At this writing, the Kinishba fire, as it is called, has been contained after burning over 24,000 acres. The land affected is in an area restricted to tribal hunters and doesn't affect any of the three designated trophy elk hunting areas, which cover roughly two thirds of the 1.6-million acre reservation.
With that good news, I went on to ask Caid for an update on their elk program. You may recall that in 1997, the Tribal Council let Caid go, causing some concern among the hunting community since Caid was widely credited for this elk program's phenomenal success. Turns out, Caid was asked to head the program again this past fall, and he has made some changes that I believe will be improvements. I'll get to those in a minute.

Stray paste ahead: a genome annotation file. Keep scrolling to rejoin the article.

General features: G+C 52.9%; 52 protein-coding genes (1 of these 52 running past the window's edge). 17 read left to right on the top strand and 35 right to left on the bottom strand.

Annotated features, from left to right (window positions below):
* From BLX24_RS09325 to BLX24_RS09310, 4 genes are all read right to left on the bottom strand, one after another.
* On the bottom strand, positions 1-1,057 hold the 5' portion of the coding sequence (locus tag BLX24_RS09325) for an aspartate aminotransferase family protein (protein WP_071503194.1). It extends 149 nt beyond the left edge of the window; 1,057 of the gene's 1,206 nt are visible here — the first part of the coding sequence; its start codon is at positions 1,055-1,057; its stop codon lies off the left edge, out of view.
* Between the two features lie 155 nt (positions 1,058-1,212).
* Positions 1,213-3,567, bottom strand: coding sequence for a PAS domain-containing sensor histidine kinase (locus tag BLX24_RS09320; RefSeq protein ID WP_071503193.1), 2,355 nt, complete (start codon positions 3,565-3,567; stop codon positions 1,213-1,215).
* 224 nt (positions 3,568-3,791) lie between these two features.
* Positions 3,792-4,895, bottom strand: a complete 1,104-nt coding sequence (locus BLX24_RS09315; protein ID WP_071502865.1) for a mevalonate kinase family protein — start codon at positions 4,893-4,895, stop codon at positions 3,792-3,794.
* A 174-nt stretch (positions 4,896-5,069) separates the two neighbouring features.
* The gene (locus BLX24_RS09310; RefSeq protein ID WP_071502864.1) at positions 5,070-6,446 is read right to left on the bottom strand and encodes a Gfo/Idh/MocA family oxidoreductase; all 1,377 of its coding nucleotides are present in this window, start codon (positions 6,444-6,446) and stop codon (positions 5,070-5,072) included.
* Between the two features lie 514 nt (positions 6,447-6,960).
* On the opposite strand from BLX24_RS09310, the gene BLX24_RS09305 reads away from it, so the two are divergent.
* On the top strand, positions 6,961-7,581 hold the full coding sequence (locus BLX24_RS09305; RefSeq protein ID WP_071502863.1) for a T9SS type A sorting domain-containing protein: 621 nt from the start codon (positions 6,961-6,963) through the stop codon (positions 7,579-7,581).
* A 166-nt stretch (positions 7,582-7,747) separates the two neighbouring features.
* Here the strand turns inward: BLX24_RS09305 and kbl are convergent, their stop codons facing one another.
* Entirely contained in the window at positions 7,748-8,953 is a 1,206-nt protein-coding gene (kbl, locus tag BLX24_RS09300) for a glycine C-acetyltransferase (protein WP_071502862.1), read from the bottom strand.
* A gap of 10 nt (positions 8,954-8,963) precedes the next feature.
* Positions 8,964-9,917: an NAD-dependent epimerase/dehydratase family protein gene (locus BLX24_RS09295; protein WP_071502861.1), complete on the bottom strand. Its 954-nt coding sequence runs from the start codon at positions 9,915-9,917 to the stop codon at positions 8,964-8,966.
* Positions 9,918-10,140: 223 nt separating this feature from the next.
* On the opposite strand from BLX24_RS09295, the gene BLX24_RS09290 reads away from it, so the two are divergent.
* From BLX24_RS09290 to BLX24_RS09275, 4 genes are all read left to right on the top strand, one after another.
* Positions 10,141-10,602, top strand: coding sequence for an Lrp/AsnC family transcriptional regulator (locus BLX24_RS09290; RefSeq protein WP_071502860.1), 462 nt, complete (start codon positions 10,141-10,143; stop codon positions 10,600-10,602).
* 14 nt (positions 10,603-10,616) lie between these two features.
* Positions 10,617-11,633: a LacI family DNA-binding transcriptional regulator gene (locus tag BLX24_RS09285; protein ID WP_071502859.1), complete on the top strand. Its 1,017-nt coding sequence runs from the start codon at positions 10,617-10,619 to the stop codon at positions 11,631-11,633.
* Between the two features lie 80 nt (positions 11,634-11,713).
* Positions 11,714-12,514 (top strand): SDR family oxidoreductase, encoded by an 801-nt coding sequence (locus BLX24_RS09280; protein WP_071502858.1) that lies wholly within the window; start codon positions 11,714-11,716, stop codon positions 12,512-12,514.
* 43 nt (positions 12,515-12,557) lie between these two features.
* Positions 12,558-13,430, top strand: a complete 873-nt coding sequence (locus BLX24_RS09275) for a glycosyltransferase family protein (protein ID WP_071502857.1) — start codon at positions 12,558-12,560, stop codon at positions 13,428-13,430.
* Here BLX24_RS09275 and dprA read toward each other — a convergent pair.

First, though, some people may wonder how you could improve a program that already attracts elk hunters willing to spend $15,000 or more for the chance to hunt. In fact, many are willing to endure a long waiting list (it is now two years and growing), with only four to six new hunters selected each year. Indeed, why would anyone spend that much money for an elk hunt and wait so long for a permit?
The answer is, White Mountain offers the best chance in North America to take an absolute monster bull on a free-range hunt. A total of 127 bulls qualifying........(continued)